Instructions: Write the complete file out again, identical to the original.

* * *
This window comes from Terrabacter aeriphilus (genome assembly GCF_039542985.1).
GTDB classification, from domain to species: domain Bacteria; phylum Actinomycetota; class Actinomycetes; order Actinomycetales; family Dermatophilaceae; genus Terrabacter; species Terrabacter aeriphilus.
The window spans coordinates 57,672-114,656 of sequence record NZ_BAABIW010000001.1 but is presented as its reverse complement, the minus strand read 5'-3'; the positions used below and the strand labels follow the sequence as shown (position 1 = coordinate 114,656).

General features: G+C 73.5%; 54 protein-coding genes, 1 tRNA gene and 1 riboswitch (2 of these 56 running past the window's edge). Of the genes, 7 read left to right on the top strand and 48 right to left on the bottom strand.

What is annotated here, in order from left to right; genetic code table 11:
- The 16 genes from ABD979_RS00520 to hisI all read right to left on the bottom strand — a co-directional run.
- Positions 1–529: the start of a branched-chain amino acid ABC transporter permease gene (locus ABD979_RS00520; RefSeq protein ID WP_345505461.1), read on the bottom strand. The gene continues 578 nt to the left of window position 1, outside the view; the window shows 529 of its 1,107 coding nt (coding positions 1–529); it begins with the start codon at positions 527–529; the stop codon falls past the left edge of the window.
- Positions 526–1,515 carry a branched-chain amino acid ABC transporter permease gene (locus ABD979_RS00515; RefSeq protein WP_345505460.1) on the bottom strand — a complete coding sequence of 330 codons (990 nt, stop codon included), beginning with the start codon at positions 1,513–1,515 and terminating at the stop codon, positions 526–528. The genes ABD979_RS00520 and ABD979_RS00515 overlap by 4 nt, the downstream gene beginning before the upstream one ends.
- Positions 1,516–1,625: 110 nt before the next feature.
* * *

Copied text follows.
This window comes from Terrabacter aeriphilus (genome assembly GCF_039542985.1).
GTDB classification, from domain to species: domain Bacteria; phylum Actinomycetota; class Actinomycetes; order Actinomycetales; family Dermatophilaceae; genus Terrabacter; species Terrabacter aeriphilus.
The window spans coordinates 57,672-114,656 of sequence record NZ_BAABIW010000001.1 but is presented as its reverse complement, the minus strand read 5'-3'; the positions used below and the strand labels follow the sequence as shown (position 1 = coordinate 114,656).

General features: G+C 73.5%; 54 protein-coding genes, 1 tRNA gene and 1 riboswitch (2 of these 56 running past the window's edge). Of the genes, 7 read left to right on the top strand and 48 right to left on the bottom strand.

What is annotated here, in order from left to right; genetic code table 11:
- The 16 genes from ABD979_RS00520 to hisI all read right to left on the bottom strand — a co-directional run.
- Positions 1–529: the start of a branched-chain amino acid ABC transporter permease gene (locus ABD979_RS00520; RefSeq protein ID WP_345505461.1), read on the bottom strand. The gene continues 578 nt to the left of window position 1, outside the view; the window shows 529 of its 1,107 coding nt (coding positions 1–529); it begins with the start codon at positions 527–529; the stop codon falls past the left edge of the window.
- Positions 526–1,515 carry a branched-chain amino acid ABC transporter permease gene (locus ABD979_RS00515; RefSeq protein WP_345505460.1) on the bottom strand — a complete coding sequence of 330 codons (990 nt, stop codon included), beginning with the start codon at positions 1,513–1,515 and terminating at the stop codon, positions 526–528. The genes ABD979_RS00520 and ABD979_RS00515 overlap by 4 nt, the downstream gene beginning before the upstream one ends.
- Positions 1,516–1,625: 110 nt before the next feature.